MOVIE REVIEW: “American Made” stars Tom Cruise (Edge of Tomorrow, Oblivion), Domhnall Gleeson (Ex Machina, Frank ), Sarah Wright (Walk of Shame, The House Bunny), Jesse Plemons (Black Mass, Battleship), Caleb Landry Jones (X-Men: First Class, Three Billboards Outside Ebbing Missouri), Alejandro Edda (Fear the Walking Dead [TV series], The Bridge [TV series]), and Jayma Mays (Paul Blart: Mall Cop, Red Eye). It was directed by Doug Liman (The Bourne Identity, Mr. and Mrs. Smith) and written by Gary Spinelli (Chaos Walking, Impulse [TV series]). Based on a true story, this film follows an American pilot named Barry Seal (Cruise), who gets entangled with the CIA and the Mexican cartel when he accepts a reconnaissance mission to help the American government.
Another Doug Liman and Tom Cruise collaboration; let’s just hope it’s as good as “Edge of Tomorrow.” From what I understood of the trailers for “American Made,” it’s not your typical 2000’s Cruise flick. It isn’t planted in sci-fi, nor is he running from explosions and trying to save the world. Rather, Cruise portrays Barry Seal, a real life pilot who worked for the CIA and the cartel at the same time. What goes on in this film is quite insane, and after digging around I found that a lot of what happened was actually true (especially regarding the endless amounts of cash Seal ended up acquiring out of his work). Too bad we’ve all been exposed to enough intense action to be phased by all of this; at least I was in most scenes. The story of “American Made” is really a biopic of Seal’s dealings with the CIA and the cartel. It’s done in an interesting directing style, where Liman films the plot as if it were a documentary, but without a whole lot of narration and interviews. The camera zooms in on people, shakes, and reacts to scenarios as Cruise would, without giving the impression that a person is actually filming. I like this approach being as how it captures events that quite possibly have happened in actuality. The direction seemed genuine, and the actors filling the screen did great jobs in their roles. Cruise presented his charm, Domhnall Gleeson did what he does best (get pinned for terrible occurrences), and Sarah Wright held her own. I would say the characters held enough depth to make things interesting; they weren’t that developed (besides Seal), but I was entertained and cared for their ludicrous situation. The story had good pacing, jumping from year to year in detailing Seal’s involvement with two sides of the law. There was some good action, and the scenarios Seal placed himself in were crazy enough to hold my interest. Where this film faltered, however, was in making a more gripping narrative that stopped to smell the roses. I don’t like slow pacing as much as the next guy, but “American Made” runs through Seal’s challenges with ease, while at the same time injecting comedy to keep audiences engaged. It wasn’t hilarious by any means (I laughed probably three times), but it was quirky. I just think that with a story such as this, the weight of Seal’s dealings should unfold with grace and intensity, rather than just “boom, let’s move on, boom, let’s move on.” The fact that we see this high-octane action and conflict in other features raises the bar for making something that is both captivating and riveting. I wasn’t affected in these ways by “American Made,” and while they probably weren’t going in that direction, it would’ve been nice to be more on the edge of my seat rather than content. All in all, “American Made” is an entertaining popcorn flick with plenty of interesting scenarios to keep your eyes on the screen; it’s also the best Cruise feature in the past two years. However, that doesn’t mean it’s a part of this greats, as it certainly has some kinks to work out. FINAL SCORE: 79%= Juicy Popcorn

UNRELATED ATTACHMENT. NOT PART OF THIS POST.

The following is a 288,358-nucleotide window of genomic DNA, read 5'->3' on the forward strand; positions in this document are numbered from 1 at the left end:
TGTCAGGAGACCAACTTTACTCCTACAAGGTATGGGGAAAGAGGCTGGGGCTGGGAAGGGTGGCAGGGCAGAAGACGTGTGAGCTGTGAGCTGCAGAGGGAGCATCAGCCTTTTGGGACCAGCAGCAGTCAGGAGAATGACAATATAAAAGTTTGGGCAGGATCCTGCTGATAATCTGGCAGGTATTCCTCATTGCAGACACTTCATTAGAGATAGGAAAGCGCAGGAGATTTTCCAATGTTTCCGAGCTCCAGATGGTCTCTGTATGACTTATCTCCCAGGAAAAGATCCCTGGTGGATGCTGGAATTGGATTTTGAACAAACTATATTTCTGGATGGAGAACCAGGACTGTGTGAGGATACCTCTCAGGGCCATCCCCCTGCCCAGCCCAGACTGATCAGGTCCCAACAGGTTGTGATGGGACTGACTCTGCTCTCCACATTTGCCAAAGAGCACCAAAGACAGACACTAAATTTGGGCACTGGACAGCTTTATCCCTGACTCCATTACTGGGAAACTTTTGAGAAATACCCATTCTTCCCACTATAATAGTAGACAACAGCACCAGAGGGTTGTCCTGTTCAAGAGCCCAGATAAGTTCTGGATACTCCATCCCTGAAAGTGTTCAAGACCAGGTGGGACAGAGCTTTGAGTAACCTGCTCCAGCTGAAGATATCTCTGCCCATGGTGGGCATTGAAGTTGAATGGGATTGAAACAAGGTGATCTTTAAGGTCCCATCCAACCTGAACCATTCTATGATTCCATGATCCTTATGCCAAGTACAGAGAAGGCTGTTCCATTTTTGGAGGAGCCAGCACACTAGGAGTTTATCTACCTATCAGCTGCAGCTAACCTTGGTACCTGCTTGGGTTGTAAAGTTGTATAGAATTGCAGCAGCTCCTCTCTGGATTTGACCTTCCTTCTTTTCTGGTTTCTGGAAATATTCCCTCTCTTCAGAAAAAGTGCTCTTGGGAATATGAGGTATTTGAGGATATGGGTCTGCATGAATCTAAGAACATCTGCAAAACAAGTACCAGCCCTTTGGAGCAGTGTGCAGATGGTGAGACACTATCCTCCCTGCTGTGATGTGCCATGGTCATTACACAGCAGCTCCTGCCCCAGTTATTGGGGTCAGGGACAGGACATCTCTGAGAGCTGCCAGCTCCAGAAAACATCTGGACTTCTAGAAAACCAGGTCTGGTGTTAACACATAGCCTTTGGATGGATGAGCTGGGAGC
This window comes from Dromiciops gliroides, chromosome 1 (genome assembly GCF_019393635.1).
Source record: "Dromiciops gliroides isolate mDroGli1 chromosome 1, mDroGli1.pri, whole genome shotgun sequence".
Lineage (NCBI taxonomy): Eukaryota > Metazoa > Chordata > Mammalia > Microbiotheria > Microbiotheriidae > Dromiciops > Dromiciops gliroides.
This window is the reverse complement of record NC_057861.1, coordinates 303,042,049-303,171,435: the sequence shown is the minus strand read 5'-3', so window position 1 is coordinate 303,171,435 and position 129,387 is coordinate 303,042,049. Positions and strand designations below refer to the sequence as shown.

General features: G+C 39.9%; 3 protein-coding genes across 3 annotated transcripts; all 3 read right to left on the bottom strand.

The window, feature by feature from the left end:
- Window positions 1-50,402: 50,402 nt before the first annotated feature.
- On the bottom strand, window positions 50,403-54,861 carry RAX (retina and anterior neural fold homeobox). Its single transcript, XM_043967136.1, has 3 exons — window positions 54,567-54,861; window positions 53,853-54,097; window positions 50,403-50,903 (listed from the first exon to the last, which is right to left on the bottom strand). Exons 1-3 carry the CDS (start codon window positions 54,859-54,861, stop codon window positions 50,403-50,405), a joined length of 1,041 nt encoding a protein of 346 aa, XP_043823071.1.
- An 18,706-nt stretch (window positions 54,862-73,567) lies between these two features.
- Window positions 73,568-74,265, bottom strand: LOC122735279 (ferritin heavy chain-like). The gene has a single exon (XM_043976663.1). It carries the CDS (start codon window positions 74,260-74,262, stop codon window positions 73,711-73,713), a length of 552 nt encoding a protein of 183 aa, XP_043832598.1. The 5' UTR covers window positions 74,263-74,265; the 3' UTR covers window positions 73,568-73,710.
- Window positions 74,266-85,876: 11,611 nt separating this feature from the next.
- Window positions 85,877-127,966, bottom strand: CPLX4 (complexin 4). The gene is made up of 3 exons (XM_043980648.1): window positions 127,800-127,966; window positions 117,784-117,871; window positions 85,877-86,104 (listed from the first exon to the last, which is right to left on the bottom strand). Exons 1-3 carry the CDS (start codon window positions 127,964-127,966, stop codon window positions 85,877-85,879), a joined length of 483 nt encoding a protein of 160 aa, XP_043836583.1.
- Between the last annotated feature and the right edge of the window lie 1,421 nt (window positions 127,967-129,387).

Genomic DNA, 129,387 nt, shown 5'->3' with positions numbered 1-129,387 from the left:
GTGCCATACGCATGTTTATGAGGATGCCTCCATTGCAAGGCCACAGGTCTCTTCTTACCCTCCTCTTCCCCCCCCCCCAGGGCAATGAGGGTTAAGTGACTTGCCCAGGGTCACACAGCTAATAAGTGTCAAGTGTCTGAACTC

Here is the trailer: